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The God who became human

By Graham A Cole
May 2014 | Review by Jonathan Bayes
  • Publisher: IVP
  • ISBN: 978-1-84474-800-6
  • Pages: 208
  • Price: 12.99
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Book Review

The God who became human
Graham A Cole
208, £12.99
ISBN: 978-1-84474-800-6
Star Rating: 3

This book is written specifically for scholars and students. It is part of an IVP series in biblical theology that aims to trace the development of particular themes through the Scriptures.

This sets itself the task of exploring the Old Testament (OT) preparation for the incarnation of the Son of God and its New Testament (NT) fulfilment. It then draws out the implications of the incarnation for human life and Christian mission. On the doctrine of Scripture, the author is thoroughly sound. He is also uncompromisingly committed to the Trinitarian and Christological definitions of the ancient creeds.

I found the opening two chapters the most exciting of the whole book. Here the author finds in the language of the Hebrew Scriptures and in the theophanies occurring in the OT narratives pointers towards the incarnation.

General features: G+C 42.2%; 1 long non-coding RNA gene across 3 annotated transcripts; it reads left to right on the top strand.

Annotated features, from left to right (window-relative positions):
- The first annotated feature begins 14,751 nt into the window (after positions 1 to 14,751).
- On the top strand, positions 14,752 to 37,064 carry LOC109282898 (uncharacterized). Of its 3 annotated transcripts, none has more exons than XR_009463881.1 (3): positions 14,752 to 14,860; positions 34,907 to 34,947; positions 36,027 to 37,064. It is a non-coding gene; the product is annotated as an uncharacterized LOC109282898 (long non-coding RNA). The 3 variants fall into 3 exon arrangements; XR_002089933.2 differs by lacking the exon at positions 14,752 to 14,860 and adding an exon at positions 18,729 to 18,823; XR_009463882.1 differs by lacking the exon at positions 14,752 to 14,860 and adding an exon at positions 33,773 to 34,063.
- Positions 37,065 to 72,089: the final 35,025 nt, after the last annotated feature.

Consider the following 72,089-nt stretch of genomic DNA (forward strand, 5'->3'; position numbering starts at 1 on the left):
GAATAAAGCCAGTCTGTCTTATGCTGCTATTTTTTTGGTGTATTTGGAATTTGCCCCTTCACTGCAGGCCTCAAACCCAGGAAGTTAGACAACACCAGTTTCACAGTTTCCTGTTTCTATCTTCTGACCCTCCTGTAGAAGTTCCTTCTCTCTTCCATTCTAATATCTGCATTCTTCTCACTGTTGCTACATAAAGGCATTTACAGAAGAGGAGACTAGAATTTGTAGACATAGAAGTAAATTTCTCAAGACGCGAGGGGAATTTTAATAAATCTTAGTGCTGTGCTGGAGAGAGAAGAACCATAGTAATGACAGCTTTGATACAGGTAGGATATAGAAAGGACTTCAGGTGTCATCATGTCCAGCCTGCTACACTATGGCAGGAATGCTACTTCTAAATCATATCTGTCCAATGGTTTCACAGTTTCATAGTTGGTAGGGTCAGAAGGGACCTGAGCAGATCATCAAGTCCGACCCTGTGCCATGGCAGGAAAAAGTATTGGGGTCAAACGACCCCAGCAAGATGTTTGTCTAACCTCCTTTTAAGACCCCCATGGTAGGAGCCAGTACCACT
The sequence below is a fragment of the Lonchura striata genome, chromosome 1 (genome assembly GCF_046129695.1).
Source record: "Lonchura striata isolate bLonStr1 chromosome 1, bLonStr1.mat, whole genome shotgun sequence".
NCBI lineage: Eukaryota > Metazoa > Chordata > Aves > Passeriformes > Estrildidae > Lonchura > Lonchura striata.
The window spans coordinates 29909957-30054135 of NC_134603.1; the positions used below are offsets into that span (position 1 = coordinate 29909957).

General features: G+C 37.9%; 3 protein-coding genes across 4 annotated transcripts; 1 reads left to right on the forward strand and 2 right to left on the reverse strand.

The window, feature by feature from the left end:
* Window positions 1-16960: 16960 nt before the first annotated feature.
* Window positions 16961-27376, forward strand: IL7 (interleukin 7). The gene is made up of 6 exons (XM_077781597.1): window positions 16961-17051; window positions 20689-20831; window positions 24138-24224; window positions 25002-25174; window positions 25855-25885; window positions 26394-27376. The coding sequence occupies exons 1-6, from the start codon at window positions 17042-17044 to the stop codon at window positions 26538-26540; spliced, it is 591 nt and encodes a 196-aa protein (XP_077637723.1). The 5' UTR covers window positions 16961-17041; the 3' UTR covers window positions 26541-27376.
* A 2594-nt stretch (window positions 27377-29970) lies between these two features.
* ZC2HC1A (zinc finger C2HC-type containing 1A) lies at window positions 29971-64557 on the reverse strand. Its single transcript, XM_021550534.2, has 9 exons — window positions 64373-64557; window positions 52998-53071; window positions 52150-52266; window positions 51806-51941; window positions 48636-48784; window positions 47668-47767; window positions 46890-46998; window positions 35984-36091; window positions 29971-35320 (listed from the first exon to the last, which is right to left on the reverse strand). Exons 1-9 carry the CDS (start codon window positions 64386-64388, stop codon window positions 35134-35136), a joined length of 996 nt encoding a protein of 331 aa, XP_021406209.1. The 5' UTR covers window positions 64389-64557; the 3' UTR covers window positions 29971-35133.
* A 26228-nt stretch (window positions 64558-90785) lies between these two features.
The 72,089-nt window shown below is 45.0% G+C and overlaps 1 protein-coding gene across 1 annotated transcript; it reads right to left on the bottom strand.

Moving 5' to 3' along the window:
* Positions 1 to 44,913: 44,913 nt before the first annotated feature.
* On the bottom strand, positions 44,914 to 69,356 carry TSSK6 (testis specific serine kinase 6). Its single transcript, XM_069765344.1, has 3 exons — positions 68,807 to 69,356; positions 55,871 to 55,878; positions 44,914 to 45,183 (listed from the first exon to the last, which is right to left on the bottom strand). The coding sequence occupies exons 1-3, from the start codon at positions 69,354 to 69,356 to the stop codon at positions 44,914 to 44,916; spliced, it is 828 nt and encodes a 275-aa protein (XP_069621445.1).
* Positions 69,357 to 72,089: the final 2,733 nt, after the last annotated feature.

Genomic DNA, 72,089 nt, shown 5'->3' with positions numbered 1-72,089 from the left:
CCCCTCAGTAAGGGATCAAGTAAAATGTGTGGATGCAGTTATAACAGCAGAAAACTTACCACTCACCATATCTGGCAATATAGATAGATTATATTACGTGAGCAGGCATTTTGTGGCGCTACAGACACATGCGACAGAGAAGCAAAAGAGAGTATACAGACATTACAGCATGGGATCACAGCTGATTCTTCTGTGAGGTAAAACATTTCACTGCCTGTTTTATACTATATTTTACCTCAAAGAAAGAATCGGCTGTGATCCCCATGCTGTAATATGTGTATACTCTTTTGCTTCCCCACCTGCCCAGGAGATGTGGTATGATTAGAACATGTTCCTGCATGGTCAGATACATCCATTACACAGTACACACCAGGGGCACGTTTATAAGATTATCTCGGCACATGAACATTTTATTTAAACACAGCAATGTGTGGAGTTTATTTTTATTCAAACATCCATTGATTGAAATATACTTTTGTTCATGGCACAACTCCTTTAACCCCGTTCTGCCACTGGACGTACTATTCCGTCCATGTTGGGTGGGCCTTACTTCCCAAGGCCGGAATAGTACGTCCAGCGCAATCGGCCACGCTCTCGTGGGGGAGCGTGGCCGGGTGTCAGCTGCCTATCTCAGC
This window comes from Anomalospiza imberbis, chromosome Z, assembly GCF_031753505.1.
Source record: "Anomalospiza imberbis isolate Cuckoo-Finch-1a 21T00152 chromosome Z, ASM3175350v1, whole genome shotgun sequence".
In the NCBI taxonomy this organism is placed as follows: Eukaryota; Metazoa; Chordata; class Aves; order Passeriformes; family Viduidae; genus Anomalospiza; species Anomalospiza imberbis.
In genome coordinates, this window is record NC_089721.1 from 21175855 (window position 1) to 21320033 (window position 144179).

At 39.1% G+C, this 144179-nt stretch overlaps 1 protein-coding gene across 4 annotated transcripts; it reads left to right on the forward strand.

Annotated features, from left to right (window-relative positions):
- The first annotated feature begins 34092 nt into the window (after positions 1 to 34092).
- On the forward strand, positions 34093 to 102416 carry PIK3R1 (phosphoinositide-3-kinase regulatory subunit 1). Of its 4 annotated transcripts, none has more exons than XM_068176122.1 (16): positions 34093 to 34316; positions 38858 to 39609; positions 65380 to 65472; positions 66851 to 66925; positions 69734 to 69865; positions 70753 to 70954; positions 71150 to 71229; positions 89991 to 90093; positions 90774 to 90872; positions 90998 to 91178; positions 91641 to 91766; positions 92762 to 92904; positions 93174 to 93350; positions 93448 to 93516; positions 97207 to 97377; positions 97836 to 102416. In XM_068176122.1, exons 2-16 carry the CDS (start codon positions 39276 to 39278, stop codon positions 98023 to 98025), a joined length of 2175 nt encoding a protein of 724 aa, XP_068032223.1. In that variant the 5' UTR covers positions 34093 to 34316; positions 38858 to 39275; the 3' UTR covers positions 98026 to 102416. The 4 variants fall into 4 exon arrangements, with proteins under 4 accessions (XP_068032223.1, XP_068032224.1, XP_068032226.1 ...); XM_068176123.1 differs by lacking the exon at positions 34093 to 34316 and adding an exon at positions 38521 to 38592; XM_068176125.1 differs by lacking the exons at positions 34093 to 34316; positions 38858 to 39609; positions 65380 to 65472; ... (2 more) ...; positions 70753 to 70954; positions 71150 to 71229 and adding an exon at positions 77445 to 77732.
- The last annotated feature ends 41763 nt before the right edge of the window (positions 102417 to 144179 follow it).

The OT refers regularly to God’s eyes, hands, ears, and so on, preparing the way for the appearance of God the Son with a literal body. The appearances of God to the patriarchs in apparent human form were signposts towards the day when the Son of God would actually become a human being.

The third chapter argues that there is little in the writing of the prophets which encouraged the expectation of an incarnation, but that in the light of the NT fulfilment, hints to that end can be picked up.

In the remaining chapters, the author moves from biblical theology into the fields of historical, systematic and practical theology, though carefully rooting his comments in NT Scripture.

He demonstrates that the incarnation has implications for our thinking on such issues as abortion and euthanasia. He also helpfully challenges the notion in vogue these days that Christian mission should be ‘incarnational’. He rightly insists that the NT focusses mission not around the incarnation, but around the death and resurrection of the Son of God.

Jonathan Bayes













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